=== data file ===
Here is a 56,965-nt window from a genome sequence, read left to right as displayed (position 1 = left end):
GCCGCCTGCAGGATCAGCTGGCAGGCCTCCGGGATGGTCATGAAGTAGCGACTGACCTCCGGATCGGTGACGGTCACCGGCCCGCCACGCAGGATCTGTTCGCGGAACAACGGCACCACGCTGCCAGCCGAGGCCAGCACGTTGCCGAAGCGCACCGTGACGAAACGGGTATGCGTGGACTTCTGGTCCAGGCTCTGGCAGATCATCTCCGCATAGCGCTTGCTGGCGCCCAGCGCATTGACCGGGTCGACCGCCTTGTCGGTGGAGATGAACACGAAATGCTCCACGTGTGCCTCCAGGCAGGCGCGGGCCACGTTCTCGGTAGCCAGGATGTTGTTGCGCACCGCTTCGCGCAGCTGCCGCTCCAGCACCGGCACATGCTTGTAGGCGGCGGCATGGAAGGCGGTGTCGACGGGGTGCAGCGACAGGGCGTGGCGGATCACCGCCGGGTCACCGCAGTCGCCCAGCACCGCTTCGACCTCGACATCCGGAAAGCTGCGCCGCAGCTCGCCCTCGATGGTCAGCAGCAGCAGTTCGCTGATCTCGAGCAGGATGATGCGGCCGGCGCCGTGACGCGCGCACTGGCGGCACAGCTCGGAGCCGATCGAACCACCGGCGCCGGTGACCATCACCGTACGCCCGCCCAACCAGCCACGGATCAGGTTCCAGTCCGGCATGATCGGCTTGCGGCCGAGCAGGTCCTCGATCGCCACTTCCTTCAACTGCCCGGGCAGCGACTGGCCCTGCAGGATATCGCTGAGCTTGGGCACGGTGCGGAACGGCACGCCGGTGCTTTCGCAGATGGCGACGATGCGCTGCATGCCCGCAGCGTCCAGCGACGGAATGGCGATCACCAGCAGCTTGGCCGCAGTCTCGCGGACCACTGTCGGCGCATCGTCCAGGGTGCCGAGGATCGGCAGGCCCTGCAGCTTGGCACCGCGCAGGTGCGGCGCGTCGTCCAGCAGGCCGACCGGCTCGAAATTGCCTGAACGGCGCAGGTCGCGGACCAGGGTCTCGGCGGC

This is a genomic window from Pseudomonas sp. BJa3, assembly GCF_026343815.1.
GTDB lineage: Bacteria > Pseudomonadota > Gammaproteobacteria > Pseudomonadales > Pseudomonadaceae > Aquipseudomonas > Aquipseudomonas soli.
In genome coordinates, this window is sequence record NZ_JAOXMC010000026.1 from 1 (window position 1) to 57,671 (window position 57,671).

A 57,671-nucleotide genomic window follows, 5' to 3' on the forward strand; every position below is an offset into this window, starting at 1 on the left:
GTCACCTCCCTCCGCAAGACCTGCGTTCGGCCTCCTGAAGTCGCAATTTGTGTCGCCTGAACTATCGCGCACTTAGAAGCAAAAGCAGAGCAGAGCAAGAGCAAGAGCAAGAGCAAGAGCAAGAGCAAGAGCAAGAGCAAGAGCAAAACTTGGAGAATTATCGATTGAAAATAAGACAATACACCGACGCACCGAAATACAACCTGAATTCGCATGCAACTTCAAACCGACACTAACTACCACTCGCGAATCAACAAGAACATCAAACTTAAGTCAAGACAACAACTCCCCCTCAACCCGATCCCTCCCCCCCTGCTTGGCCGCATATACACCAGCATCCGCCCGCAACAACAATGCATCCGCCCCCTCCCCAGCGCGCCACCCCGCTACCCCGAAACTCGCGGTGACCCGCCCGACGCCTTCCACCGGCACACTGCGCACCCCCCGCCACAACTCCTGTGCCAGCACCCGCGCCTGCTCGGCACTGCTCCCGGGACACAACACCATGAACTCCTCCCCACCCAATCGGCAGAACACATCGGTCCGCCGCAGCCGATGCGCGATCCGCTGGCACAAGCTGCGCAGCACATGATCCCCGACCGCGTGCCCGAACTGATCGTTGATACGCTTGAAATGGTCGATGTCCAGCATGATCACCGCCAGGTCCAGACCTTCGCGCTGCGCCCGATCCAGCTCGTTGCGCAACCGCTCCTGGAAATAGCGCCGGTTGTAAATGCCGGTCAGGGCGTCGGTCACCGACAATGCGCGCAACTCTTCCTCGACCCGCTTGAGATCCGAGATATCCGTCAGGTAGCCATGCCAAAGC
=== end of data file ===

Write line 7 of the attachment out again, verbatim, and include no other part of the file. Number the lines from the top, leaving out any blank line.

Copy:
GTCACCTCCCTCCGCAAGACCTGCGTTCGGCCTCCTGAAGTCGCAATTTGTGTCGCCTGAACTATCGCGCACTTAGAAGCAAAAGCAGAGCAGAGCAAGAGCAAGAGCAAGAGCAAGAGCAAGAGCAAGAGCAAGAGCAAGAGCAAAACTTGGAGAATTATCGATTGAAAATAAGACAATACACCGACGCACCGAAATACAACCTGAATTCGCATGCAACTTCAAACCGACACTAACTACCACTCGCGAATCAACAAGAACATCAAACTTAAGTCAAGACAACAACTCCCCCTCAACCCGATCCCTCCCCCCCTGCTTGGCCGCATATACACCAGCATCCGCCCGCAACAACAATGCATCCGCCCCCTCCCCAGCGCGCCACCCCGCTACCCCGAAACTCGCGGTGACCCGCCCGACGCCTTCCACCGGCACACTGCGCACCCCCCGCCACAACTCCTGTGCCAGCACCCGCGCCTGCTCGGCACTGCTCCCGGGACACAACACCATGAACTCCTCCCCACCCAATCGGCAGAACACATCGGTCCGCCGCAGCCGATGCGCGATCCGCTGGCACAAGCTGCGCAGCACATGATCCCCGACCGCGTGCCCGAACTGATCGTTGATACGCTTGAAATGGTCGATGTCCAGCATGATCACCGCCAGGTCCAGACCTTCGCGCTGCGCCCGATCCAGCTCGTTGCGCAACCGCTCCTGGAAATAGCGCCGGTTGTAAATGCCGGTCAGGGCGTCGGTCACCGACAATGCGCGCAACTCTTCCTCGACCCGCTTGAGATCCGAGATATCCGTCAGGTAGCCATGCCAAAGC